I talk with so many leaders and professionals every day. And to a person, they are all striving to do good work. They are striving to achieve their goals, to please their boss or their client, to take care of their team, to grow and to become something more. And while all these committed people are unique, I find myself contemplating the energy they share. I experience their energy of striving, of wanting, of working so very hard, and often, of not feeling enough.
I’m not really a big fan of Valentine’s Day in the romantic sense, but I must admit, I’m a big fan of love – all kinds of love, including self-love. And lately I find myself quoting the age old Zen quote to many of the people I encounter:
“You cannot serve from an empty vessel.”
Whether I’m speaking with leaders in the humanitarian sector, HR professionals trying to meet the vast needs in their organizations, or coaches who are so passionately committed to helping their often embattled clients, I see people who invest so much energy in the care of others. However I also see these same people spending less and less energy on their own care and well being.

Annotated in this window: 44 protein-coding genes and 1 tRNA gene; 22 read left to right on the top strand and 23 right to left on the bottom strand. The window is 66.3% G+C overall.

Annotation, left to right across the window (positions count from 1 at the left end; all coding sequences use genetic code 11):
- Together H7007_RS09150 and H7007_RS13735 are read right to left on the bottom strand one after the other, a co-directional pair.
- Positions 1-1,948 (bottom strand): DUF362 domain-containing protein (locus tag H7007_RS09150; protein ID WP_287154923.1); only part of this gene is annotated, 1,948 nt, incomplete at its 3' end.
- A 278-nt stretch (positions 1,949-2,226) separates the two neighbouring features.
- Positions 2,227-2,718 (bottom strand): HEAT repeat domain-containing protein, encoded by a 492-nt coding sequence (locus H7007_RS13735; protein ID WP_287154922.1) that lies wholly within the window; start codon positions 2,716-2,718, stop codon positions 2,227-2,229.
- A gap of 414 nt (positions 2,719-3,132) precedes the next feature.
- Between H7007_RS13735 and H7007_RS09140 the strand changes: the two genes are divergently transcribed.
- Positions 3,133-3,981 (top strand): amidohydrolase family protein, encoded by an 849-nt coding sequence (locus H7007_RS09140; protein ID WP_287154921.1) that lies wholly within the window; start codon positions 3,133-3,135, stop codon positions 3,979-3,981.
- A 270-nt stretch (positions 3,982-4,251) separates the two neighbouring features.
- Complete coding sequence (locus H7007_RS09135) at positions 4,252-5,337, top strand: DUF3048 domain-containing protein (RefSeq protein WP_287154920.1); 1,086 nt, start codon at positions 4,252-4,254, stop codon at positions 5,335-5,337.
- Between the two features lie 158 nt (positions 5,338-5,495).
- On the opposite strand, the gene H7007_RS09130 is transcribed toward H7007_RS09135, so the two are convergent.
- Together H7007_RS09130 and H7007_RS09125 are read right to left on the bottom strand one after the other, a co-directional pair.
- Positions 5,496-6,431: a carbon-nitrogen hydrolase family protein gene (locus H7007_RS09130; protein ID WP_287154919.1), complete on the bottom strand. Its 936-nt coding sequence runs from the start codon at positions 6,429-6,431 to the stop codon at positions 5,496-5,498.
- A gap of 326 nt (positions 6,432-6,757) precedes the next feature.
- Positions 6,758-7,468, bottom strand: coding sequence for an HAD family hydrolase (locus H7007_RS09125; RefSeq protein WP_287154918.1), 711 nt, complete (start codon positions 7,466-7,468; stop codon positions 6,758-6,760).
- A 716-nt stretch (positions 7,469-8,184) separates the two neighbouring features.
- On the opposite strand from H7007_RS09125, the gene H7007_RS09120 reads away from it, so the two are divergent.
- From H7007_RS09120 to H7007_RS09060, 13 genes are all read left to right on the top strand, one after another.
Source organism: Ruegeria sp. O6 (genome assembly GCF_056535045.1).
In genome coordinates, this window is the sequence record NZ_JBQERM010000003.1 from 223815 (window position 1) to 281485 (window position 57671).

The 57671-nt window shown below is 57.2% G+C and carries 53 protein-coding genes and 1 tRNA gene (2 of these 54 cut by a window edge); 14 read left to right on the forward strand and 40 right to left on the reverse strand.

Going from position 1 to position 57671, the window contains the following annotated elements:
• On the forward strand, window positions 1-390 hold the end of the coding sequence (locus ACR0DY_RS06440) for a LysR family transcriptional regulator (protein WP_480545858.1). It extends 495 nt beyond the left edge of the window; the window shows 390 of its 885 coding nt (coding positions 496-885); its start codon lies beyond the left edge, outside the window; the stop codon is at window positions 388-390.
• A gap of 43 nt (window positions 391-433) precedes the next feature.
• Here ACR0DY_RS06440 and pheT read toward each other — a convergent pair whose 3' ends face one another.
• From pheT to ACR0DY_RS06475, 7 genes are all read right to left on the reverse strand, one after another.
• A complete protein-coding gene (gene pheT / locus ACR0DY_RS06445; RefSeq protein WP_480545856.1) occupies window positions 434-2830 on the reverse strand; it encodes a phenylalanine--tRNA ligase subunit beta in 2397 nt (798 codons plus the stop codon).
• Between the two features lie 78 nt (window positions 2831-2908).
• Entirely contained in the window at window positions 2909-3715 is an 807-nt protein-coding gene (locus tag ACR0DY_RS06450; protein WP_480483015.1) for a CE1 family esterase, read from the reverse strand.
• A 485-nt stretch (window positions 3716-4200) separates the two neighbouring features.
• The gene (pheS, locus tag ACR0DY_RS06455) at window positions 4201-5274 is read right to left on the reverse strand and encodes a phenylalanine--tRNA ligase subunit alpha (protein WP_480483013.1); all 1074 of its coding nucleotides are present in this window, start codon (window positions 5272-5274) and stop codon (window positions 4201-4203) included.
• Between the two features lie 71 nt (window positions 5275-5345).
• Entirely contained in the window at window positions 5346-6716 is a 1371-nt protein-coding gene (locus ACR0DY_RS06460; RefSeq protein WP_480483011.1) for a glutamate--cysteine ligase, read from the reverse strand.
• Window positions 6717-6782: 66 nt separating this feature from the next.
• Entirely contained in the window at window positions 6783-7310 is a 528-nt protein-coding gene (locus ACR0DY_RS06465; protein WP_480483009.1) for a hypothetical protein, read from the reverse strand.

Many who lead, who coach, and who provide support have deeply embedded values about being of service to others. What a beautiful set of values this is. However, without self-care our ability to do our work at our best becomes increasingly limited. We become tired, overwhelmed, discouraged and stuck.
The remedy for this need not be complex or illusive. Self-care is good sleep, nourishment, exercise, time for contemplation, time in nature, and filling our minds and hearts with experiences that both ground us and lift our spirits.
The world needs our good work. The world needs our commitment to the growth and well-being of others. So this Valentine’s Day my wish for all of us is to extend love to ourselves and to commit to regular self-care so that we may all serve from very full vessels.